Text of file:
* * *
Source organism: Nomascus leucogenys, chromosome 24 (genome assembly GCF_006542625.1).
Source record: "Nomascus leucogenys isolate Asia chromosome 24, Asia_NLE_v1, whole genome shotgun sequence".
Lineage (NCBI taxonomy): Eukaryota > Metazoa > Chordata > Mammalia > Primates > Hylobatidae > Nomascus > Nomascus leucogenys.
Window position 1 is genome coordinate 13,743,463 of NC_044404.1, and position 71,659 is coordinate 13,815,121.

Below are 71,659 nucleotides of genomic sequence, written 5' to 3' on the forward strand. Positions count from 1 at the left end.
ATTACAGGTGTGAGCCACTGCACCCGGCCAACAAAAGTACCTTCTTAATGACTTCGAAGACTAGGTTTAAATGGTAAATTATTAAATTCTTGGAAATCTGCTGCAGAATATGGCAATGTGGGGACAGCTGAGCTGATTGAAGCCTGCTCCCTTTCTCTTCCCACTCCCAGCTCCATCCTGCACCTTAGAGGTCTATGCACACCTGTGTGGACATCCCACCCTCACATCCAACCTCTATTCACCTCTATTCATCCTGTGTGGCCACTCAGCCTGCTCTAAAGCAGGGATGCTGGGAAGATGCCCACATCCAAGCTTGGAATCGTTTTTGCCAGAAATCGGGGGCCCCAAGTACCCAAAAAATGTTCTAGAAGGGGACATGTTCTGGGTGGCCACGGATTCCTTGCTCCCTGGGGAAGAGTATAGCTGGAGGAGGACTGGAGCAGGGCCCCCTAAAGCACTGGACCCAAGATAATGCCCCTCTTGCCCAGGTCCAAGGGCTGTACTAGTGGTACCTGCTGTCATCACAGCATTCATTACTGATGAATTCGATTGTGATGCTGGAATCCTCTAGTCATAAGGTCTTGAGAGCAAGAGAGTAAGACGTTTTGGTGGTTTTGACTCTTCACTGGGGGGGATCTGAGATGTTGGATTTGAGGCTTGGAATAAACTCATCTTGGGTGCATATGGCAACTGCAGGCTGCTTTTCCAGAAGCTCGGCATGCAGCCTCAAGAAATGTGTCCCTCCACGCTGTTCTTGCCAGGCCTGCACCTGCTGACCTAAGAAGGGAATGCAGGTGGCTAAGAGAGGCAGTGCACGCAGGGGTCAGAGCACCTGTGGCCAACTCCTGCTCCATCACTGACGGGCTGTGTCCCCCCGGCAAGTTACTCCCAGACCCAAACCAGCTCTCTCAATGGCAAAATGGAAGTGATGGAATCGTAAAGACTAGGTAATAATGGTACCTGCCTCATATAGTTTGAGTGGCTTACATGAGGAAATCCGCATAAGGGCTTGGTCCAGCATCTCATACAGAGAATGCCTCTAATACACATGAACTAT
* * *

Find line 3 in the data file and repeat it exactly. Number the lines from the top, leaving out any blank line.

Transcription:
Lineage (NCBI taxonomy): Eukaryota > Metazoa > Chordata > Mammalia > Primates > Hylobatidae > Nomascus > Nomascus leucogenys.